March 8th, 2013

Mother Nature Network: 1 in 3 Workers Victim of Workplace Bullying

Bullying isn’t just a problem for middle school and high school students; bullying behavior continues into adulthood and is a concern in the workplace.

By Melissa Hincha-Ownby

Bullying is a major problem in schools across the country but if you thought that bullying ended once school ended, think again. Bullying behavior continues after adolescence and into adulthood, and workplace bullying is equally concerning. While there are many programs available to help educators stop bullying in schools, there are few resources available to businesses. However, the increased awareness of workplace bullying is helping bring about change as states are beginning to look at anti-bullying laws as a way to curb the issue.

According to a 2010 research survey conducted by the Workplace Bullying Institute (WBI):

  • 35 percent of workers surveyed personally experienced bullying behavior while on the job
  • 62 percent of the bullies are men while 58 percent of the targets are women
  • 80 percent of the time a female bully targets another female
  • 68 percent of bullying is same-gender harassment

Workplace bullying leads to employee stress and that can impact workplace productivity, quality of work, and it can have negative financial impacts on the victim. In a survey conducted earlier this year, 15 percent of those bullied in the workplace left work early on disability or took an early retirement; 18 percent used a combination of short-term disability, long-term disability or both; and nearly 10 percent used unpaid Family Medical Leave Act (FMLA) time because of stress-related concerns.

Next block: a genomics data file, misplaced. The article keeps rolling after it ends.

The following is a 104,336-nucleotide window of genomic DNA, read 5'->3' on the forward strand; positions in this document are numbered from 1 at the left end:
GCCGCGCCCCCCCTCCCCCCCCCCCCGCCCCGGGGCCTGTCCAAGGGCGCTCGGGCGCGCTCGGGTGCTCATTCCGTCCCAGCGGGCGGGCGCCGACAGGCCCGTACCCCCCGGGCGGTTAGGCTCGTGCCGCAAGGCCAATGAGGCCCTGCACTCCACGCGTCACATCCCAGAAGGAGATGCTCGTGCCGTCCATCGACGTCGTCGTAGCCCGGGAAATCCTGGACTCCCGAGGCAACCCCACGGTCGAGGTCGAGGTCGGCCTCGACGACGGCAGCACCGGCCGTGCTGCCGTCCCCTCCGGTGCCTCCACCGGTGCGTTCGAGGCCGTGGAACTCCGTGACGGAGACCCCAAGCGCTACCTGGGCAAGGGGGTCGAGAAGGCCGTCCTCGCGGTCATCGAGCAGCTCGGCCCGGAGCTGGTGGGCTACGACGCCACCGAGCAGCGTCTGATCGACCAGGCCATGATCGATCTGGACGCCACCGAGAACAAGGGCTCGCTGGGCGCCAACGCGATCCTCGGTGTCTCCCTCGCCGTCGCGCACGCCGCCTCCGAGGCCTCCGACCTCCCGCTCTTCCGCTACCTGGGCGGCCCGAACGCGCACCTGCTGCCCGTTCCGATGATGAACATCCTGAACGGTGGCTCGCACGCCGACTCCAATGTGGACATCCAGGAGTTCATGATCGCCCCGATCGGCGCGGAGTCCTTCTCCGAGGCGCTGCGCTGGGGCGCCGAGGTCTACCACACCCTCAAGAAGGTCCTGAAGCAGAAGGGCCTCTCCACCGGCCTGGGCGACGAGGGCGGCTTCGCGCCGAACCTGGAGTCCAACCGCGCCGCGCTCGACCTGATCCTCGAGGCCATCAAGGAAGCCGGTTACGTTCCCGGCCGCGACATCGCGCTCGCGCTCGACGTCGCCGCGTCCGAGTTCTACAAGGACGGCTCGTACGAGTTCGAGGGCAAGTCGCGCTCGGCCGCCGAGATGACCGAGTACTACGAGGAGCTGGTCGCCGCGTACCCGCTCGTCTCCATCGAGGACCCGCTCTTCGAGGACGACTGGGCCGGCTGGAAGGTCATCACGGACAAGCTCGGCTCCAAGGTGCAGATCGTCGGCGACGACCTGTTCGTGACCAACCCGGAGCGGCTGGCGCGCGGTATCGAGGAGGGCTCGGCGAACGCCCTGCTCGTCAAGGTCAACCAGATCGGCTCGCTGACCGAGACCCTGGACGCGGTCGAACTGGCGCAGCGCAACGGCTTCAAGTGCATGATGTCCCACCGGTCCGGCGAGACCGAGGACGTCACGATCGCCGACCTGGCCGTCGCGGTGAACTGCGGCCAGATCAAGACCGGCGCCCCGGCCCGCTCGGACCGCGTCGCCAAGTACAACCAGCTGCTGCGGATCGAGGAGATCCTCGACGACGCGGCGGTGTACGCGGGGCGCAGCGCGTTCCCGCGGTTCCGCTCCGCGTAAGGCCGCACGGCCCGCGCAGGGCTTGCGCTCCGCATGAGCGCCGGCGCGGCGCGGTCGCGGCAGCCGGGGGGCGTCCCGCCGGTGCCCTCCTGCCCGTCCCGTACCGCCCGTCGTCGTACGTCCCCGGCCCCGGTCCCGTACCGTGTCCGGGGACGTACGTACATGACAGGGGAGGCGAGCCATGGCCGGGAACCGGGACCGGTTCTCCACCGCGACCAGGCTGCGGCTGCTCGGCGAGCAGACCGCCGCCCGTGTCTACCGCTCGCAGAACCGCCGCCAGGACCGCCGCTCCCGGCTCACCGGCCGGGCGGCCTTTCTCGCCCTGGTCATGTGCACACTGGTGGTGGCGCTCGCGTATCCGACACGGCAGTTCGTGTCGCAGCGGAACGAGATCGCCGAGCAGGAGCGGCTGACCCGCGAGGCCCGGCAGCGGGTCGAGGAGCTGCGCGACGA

Obviously workplace bullying is a concern to the workers, but what does management feel about the issue? In a survey conducted on Jan. 21, 315 business leaders responded to the question “Which of the following best describes your opinion of “workplace bullying” (repeated abusive conduct, “status-blind harassment” that is currently legal)”; 65 leaders responded ‘Not Sure’ but the results of the other 250 respondents show that business leaders are also concerned about workplace bullying:

  • 68 percent – ‘It is a serious problem.’
  • 17 percent – ‘Never heard of it.’
  • 15 percent – ‘It is irrelevant, a non-issue, bullying affects only children.’

While nearly 7 out of 10 business leaders considered it a serious problem, 3 out of 10 are clueless, at least in my opinion. Workplace bullying is an issue, and how a leader could respond that he’s never even heard of it is just ludicrous. Those who consider it to be a childhood issue are likely bullies themselves.

So, what can be done about the issue? Anti-bullying laws are certainly a good place to start. Since 2003, 23 states have introduced the Healthy Workplace Bill (HWB), a bill designed to eliminate workplace bullying. A few key components from the HWB include defining an ‘abusive work environment’, the HWB holds the employer accountable for workplace bullying, legislation allows employers to terminate or otherwise sanction bullies and it allows victims to seek financial compensation for the bullying.

Unfortunately, not a single state has passed healthy workplace legislation. As of Feb. 19, 2013 eight states have active HWB legislation: Florida, Massachusetts, New Hampshire, New Jersey, New Mexico, New York, Vermont and West Virginia.

Have you been a victim of workplace bullying or have you witnessed a bullying incident at work?

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This entry was posted on Friday, March 8th, 2013 at 12:00 pm and is filed under WBI in the News. You can follow any responses to this entry through the RSS 2.0 feed. You can leave a response, or trackback from your own site.

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  1. […] bullying doesn’t stop after we leave the schoolyard. One out of three employees in the United States are victims of workplace bullying, says Jessie Klein, PhD, MSW, […]

  2. […] bullying doesn’t stop after we leave the schoolyard. One out of three employees in the United States are victims of workplace bullying, says Jessie Klein, PhD, MSW, […]

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